This year marks the 75th anniversary of President Franklin D. Roosevelt’s Executive Order 9066 (EO 9066) issued during World War II that cleared the way for the internment of Japanese-, German- and Italian-Americans to camps across the country. In 1944, Fred Korematsu challenged the constitutionality of EO 9066 and his incarceration in the historic Supreme Court case Korematsu v. United States and lost. To this day, while Mr. Korematsu’s original conviction was overturned the Korematsu decision still stands.

Two events will examine the significance of Korematsu and particularly in light of current events in America:

The first, on Thursday, February 23rd at the William S. Richardson School of Law, is a forum featuring presentations by Korematsu coram nobis legal team members Dale Minami, Lori Bannai and Eric Yamamoto, with Karen Korematsu and Richardson Scholar Advocate law students Anna Jang and Jaime Tokioka.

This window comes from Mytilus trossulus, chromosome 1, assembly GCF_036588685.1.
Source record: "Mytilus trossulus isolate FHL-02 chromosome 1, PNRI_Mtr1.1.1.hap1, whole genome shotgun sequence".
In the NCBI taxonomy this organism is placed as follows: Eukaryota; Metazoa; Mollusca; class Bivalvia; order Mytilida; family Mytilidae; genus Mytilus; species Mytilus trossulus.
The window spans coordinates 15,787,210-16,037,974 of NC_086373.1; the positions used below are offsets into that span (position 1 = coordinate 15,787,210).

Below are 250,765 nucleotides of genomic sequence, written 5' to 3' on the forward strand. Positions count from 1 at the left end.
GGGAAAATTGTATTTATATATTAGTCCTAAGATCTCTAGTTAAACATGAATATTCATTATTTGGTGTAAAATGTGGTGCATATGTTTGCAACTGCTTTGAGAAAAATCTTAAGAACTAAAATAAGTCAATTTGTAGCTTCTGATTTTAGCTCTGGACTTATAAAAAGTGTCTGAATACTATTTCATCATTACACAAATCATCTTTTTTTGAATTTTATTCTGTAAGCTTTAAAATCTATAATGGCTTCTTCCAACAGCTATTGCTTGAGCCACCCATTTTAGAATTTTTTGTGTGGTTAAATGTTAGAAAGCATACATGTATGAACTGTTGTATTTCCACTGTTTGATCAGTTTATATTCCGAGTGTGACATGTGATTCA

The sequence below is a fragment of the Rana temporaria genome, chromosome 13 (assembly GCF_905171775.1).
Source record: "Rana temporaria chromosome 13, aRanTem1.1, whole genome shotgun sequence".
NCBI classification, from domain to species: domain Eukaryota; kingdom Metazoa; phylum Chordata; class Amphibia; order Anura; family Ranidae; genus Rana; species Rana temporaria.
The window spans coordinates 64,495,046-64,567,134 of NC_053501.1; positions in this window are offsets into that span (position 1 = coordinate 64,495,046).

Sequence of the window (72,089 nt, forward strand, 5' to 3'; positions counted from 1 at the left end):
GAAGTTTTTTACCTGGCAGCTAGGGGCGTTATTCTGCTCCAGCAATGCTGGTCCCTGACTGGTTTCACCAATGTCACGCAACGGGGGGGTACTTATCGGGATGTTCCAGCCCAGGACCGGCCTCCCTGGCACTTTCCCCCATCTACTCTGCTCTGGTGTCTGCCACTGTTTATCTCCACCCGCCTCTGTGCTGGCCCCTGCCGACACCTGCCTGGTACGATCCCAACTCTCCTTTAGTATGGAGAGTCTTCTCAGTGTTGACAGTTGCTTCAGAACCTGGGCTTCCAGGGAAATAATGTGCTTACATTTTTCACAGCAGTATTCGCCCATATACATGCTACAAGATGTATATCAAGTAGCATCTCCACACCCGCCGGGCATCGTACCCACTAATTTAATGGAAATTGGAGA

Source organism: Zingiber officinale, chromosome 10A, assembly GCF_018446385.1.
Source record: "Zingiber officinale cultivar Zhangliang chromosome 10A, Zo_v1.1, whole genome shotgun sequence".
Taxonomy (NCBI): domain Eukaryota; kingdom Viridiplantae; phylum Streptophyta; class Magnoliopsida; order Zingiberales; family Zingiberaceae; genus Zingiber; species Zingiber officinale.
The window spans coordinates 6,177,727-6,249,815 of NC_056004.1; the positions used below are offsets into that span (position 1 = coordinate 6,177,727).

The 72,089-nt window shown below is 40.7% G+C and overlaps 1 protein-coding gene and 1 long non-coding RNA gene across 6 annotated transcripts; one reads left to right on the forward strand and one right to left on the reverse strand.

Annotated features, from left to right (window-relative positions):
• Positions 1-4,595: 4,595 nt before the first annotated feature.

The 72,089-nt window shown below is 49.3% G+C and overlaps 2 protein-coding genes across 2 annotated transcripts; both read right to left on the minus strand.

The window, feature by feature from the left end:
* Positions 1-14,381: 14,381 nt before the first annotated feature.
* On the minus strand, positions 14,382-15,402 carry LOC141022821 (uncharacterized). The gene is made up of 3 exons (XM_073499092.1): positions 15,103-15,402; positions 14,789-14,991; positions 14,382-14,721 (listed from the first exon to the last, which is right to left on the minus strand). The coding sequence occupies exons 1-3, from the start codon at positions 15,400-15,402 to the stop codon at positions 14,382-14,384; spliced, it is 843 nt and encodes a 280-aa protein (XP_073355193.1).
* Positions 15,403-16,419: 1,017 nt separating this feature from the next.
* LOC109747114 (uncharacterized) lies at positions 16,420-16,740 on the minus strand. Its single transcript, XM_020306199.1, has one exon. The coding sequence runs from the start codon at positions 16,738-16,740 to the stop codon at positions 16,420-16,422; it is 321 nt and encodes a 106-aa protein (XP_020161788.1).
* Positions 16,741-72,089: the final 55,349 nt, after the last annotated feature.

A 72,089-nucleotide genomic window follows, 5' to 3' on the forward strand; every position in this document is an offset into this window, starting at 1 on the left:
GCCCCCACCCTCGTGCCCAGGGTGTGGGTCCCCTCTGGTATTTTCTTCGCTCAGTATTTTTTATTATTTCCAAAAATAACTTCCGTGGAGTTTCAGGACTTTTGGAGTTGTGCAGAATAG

The second, on Friday, February 24th downtown at the Judicial History Center, is a reception and roundtable Q&A with the same panelists, plus coram nobis team member Leigh-Ann Miyasato. 

Both events are open to the public and have limited seating.

For more information, please contact Julie Levine of UH Foundation at julie.levine@uhfoundation.org or (808) 956-8395.

Download a PDF of the event flyer.

JACL Honolulu Opposes President Trump’s Anti-Immigration Executive Orders

A JOINT STATEMENT IN OPPOSITION TO
PRESIDENT TRUMP’S ANTI-IMMIGRATION EXECUTIVE ORDERS

February 1, 2017